Please use this identifier to cite or link to this item: http://hdl.handle.net/1893/7524

Appears in Collections:School of Education Journal Articles
Peer Review Status: Refereed
Title: Towards the knowledge democracy? Knowledge production and the civic role of the university
Authors: Biesta, G J J
Contact Email: gert.biesta@stir.ac.uk
Keywords: democracy
difference
Education
epistemology
Higher education
IDEAS
knowledge
Knowledge production
language
LEAVES
PLACE
Play
Research
Role
SCIENTIFIC knowledge
SOCIETIES
Society
SOCIOLOGY
TERMS
universities
Issue Date: Sep-2007
Publisher: Springer
Citation: Biesta GJJ (2007) Towards the knowledge democracy? Knowledge production and the civic role of the university, Studies in Philosophy and Education, 26 (5), pp. 467-479.
Abstract: In this paper I ask whether the University has a special role to play in democratic societies. I argue that the modern University can no longer lay claim to a research monopoly since nowadays research is conducted in many places outside of the University. The University can, however, still lay claim to a kind of knowledge monopoly which has to with the central role Universities play in the definition of what counts as scientific knowledge. The problem is, however, that the University's knowledge monopoly is predominantly understood in epistemological terms. This leaves only one role for the University in a democratic society, viz., that of the expert. Based on ideas from John Dewey and Bruno Latour I suggest a different way to understand the distinction between 'scientific' and 'everyday' knowledge. Against this background I argue that the University can contribute towards the democratisation of knowledge if it articulates the difference between scientific and everyday knowledge in non- epistemological termsReprinted by permission of Springer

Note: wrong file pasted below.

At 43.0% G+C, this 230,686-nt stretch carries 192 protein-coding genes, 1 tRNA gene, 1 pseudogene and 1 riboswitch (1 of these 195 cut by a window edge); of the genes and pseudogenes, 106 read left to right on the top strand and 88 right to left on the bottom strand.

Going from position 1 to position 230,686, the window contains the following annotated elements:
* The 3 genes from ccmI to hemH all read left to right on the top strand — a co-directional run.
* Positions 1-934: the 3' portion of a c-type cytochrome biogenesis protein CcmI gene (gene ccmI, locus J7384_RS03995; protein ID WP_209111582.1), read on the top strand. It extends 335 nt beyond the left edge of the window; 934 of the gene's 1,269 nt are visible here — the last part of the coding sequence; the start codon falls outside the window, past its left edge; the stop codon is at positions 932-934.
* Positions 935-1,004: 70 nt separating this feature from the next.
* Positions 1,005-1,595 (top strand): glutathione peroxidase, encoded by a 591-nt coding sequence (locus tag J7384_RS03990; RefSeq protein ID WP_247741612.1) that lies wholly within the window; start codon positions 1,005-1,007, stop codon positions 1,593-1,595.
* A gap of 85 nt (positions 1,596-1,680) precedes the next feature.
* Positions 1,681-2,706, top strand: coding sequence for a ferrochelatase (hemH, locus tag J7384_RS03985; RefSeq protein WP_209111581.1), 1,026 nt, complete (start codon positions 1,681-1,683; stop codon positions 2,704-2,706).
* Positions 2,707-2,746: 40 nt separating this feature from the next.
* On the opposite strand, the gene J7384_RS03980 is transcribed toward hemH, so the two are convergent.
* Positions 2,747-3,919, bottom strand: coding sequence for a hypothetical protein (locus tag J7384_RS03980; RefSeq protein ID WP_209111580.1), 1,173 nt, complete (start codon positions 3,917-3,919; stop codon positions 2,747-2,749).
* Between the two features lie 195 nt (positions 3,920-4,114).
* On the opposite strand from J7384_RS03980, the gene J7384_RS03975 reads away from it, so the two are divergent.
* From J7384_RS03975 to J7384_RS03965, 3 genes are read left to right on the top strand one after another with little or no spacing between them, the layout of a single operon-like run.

Type: Journal Article
URI: http://hdl.handle.net/1893/7524
DOI Link: http://dx.doi.org/10.1007/s11217-007-9056-0
Rights: The publisher does not allow this work to be made publicly available in this Repository. Please use the Request a Copy feature at the foot of the Repository record to request a copy directly from the author. You can only request a copy if you wish to use this work for your own research or private study.
Affiliation: Education Management and Support

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